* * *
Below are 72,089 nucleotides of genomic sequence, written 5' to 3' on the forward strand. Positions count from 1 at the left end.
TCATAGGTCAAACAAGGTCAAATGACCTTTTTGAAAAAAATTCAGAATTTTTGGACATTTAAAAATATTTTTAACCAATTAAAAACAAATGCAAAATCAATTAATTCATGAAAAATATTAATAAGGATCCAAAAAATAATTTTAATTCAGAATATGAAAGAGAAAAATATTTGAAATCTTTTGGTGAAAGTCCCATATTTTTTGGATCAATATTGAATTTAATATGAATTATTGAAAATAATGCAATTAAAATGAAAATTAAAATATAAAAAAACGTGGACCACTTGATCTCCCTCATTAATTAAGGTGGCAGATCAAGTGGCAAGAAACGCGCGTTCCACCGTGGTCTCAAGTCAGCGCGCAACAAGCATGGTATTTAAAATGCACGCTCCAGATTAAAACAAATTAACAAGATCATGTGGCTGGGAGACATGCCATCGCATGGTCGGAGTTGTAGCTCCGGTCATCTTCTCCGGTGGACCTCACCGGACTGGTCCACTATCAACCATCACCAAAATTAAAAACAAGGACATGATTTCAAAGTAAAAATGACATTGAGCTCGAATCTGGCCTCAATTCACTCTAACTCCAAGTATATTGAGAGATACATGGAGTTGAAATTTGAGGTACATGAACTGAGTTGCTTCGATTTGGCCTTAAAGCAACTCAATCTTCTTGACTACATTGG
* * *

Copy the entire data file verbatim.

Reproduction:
Below are 72,089 nucleotides of genomic sequence, written 5' to 3' on the forward strand. Positions count from 1 at the left end.
TCATAGGTCAAACAAGGTCAAATGACCTTTTTGAAAAAAATTCAGAATTTTTGGACATTTAAAAATATTTTTAACCAATTAAAAACAAATGCAAAATCAATTAATTCATGAAAAATATTAATAAGGATCCAAAAAATAATTTTAATTCAGAATATGAAAGAGAAAAATATTTGAAATCTTTTGGTGAAAGTCCCATATTTTTTGGATCAATATTGAATTTAATATGAATTATTGAAAATAATGCAATTAAAATGAAAATTAAAATATAAAAAAACGTGGACCACTTGATCTCCCTCATTAATTAAGGTGGCAGATCAAGTGGCAAGAAACGCGCGTTCCACCGTGGTCTCAAGTCAGCGCGCAACAAGCATGGTATTTAAAATGCACGCTCCAGATTAAAACAAATTAACAAGATCATGTGGCTGGGAGACATGCCATCGCATGGTCGGAGTTGTAGCTCCGGTCATCTTCTCCGGTGGACCTCACCGGACTGGTCCACTATCAACCATCACCAAAATTAAAAACAAGGACATGATTTCAAAGTAAAAATGACATTGAGCTCGAATCTGGCCTCAATTCACTCTAACTCCAAGTATATTGAGAGATACATGGAGTTGAAATTTGAGGTACATGAACTGAGTTGCTTCGATTTGGCCTTAAAGCAACTCAATCTTCTTGACTACATTGG